> capacitors for testing/reforming. There are two 9500uf-30VDC caps and two
              > 95000uf-15VDC caps. Here's the rig I put together for bringing them back
              > to life:
              >
              > http://sturgeon.css.psu.edu/~mloewen/Oldtech/IMSAI/Reforming-L.jpg
              >
              > I put this together after reading many documents about testing old
              > capacitors. Hidden behind the cap is an 8K power resistor in series with
              > the cap. The small meter is measuring the voltage output from the the
              > power supply (a HP 6443B 0-120VDC/2.5A unit), in this case 25.0 volts.
              > The large meter is measuring the current flowing through the cap, 0.11ma.
              > The voltage across the cap is 24.7V at this point.
              >
              > I started out by raising the voltage by steps, from 3-6-9-12-15-20-25,
              > watching the current and making sure it went no higher than 0.5ma. At
              > each step, I'd let the cap charge up until the current was down to about
              > .05ma then increase the voltage. Once I got to 25.0 volts, I let it sit
              > for a while until the current was down to .03ma.
              >
              > So far I've done one of the 9500uf caps. I'm hoping this procedure is
              > effective. How about it, Dan and the rest of the electronics gurus?
              >
              >
              > Mike Loewen mloewen@...
              > Old Technology http://sturgeon.css.psu.edu/~mloewen/Oldtech/

              Hi Mike,

              I use a simpler, more effective method. Power supply negative to cap
              negative. Power supply positive to 30kohm resistor to cap positive. Voltmeter
              across 30kohm resistor. Cap voltage determines the increments I raise the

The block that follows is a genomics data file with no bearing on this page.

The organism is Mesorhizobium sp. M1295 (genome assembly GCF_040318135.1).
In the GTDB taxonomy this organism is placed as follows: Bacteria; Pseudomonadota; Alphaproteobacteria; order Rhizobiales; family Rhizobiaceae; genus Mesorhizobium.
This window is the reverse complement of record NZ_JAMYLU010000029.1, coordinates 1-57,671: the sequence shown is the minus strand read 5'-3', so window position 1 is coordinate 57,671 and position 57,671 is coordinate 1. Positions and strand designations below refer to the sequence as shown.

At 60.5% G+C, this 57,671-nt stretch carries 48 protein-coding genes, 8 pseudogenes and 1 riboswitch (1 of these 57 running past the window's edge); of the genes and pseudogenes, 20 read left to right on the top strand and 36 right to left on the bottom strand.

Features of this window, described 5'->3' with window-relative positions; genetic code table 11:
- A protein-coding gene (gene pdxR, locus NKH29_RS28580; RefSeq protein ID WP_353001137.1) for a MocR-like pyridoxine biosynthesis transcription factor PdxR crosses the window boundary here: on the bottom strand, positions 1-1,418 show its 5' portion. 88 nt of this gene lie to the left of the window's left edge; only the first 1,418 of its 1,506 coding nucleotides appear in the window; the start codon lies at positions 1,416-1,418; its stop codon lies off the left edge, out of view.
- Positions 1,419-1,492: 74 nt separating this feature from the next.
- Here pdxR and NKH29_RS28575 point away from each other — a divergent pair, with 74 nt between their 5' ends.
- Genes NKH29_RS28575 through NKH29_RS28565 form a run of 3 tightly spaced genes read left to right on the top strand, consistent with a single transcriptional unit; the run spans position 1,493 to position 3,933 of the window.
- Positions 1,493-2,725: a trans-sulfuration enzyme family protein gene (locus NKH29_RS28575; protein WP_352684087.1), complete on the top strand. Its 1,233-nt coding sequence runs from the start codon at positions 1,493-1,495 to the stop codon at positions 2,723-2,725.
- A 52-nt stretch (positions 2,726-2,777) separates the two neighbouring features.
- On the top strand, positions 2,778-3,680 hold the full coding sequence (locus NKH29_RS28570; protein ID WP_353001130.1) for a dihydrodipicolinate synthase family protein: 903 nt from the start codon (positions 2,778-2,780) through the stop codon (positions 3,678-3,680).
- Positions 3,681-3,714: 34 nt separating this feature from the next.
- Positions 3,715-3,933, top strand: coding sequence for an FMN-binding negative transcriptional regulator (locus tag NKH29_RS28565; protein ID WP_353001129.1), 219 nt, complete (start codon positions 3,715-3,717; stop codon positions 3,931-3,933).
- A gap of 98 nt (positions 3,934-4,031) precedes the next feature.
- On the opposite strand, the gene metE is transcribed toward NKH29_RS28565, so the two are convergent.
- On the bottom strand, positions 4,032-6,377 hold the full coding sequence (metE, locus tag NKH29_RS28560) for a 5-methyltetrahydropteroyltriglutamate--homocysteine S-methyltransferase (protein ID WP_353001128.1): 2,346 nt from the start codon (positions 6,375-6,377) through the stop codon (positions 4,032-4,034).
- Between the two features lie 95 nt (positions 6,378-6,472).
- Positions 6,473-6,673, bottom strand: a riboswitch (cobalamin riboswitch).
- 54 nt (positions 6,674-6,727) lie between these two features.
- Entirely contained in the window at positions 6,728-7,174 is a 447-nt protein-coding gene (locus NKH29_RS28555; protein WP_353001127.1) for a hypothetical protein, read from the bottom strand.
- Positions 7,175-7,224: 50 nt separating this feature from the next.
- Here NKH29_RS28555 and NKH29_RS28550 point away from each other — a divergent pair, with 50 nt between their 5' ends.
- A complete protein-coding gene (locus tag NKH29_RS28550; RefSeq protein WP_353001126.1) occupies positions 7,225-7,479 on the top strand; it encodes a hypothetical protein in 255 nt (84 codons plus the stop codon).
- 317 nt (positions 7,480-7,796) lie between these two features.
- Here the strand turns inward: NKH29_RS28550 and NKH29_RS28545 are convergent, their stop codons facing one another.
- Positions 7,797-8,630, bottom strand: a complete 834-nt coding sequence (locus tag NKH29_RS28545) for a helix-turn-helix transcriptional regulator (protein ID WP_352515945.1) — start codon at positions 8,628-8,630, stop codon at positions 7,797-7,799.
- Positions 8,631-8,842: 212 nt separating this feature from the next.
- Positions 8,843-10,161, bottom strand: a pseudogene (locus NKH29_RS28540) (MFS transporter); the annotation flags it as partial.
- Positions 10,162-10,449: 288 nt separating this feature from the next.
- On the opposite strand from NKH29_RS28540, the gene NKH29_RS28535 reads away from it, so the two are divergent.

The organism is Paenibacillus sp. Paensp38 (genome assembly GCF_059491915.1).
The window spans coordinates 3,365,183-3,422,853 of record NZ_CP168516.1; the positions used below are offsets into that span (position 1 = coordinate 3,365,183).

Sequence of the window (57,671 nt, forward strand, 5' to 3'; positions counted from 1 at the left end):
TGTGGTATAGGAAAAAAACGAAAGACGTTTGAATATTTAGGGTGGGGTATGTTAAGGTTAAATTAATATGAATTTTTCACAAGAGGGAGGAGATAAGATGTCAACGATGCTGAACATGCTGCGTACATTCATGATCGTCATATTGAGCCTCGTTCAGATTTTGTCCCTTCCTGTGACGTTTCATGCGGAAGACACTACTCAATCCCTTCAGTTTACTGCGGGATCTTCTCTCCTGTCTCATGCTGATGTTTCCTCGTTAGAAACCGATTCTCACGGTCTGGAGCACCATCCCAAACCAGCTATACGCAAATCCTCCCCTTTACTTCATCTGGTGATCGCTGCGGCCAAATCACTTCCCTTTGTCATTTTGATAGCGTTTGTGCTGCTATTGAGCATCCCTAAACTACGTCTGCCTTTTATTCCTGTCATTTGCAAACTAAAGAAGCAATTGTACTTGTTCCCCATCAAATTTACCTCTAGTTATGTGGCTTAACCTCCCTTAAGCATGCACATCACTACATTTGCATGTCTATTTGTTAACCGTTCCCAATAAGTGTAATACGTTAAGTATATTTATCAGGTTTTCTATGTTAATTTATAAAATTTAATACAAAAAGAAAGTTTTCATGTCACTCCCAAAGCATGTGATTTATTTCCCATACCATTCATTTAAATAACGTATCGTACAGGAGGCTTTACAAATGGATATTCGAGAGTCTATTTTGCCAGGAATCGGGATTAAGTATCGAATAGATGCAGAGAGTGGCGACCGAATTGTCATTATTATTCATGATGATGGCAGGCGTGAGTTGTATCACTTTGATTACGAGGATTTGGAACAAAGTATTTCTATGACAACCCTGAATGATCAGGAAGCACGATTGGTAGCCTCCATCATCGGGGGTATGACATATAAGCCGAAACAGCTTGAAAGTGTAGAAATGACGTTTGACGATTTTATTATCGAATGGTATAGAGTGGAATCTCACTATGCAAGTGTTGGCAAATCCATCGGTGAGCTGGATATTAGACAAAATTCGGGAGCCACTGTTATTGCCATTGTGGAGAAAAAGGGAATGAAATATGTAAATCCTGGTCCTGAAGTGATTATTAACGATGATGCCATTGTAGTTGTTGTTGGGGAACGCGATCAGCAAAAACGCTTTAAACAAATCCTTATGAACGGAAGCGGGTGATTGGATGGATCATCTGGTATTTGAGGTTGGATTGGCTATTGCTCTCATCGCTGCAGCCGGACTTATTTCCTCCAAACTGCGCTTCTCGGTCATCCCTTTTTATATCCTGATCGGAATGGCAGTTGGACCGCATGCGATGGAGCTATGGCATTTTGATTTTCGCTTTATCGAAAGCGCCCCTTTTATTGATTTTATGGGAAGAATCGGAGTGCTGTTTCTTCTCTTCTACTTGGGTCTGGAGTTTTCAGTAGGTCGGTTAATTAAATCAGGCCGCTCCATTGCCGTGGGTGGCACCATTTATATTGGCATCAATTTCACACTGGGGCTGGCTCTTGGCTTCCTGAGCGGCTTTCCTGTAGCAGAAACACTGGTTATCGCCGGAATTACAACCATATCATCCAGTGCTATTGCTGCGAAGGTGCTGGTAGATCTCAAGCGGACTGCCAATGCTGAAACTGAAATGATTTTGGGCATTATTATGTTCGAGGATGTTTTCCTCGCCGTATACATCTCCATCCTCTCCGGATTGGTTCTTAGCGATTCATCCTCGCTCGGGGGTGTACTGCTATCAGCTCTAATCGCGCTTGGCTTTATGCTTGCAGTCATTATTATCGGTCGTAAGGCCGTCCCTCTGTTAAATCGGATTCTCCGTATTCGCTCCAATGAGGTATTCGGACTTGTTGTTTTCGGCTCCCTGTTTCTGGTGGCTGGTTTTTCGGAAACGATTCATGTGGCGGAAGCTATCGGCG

supply voltage in. For low voltage caps like yours, I just raise it smoothly
              until voltage hitting the cap is its rated voltage... but never exceeding 1ma to
              get there. If the cap can't be slowly raised to rated voltage without going
              over 1ma, the leakage current is too high and the cap is bad.

              If the cap settles down to a low leakage at rated voltage (0.5ma or
              preferably much less), I'll next push the cap... by raising supply V until V
              hitting cap is 10% OVER the rated voltage... so 33volts and 16.5 volts for your
              examples. All the while keeping an eye on the leakage current as before.

              Depending on how long since use, I'll let them sit at that voltage and low
              leakage rate for at least 30 mins... up to several hours... Then to finish, I
              slowly discharge the cap with a 1k resistor.

              Since electrolytics are chemical devices, they can explode from overpressure
              caused from overheating from too high a *leakage current* (not the same as the
              charge current!) and otherwise be dangerous to work with if you don't know what
              you're doing. Always wear goggles.

              JS



              ------------------------------------

              I don't see how your method is simpler or more effective than Mike's method.
              I probably just don't understand your method.

              If I understand you correctly you are putting a 30 Kohm resistor in series with
              the Capacitor being rejuvenated and measureing the voltage across the resistor.
              When the leakage current is equal to one milliampere the meter would read 30
              volts and at 0.5 ma it would read 15 volts, etc.
              The voltage accross the capacitor is unknown unless you have a seperate meter to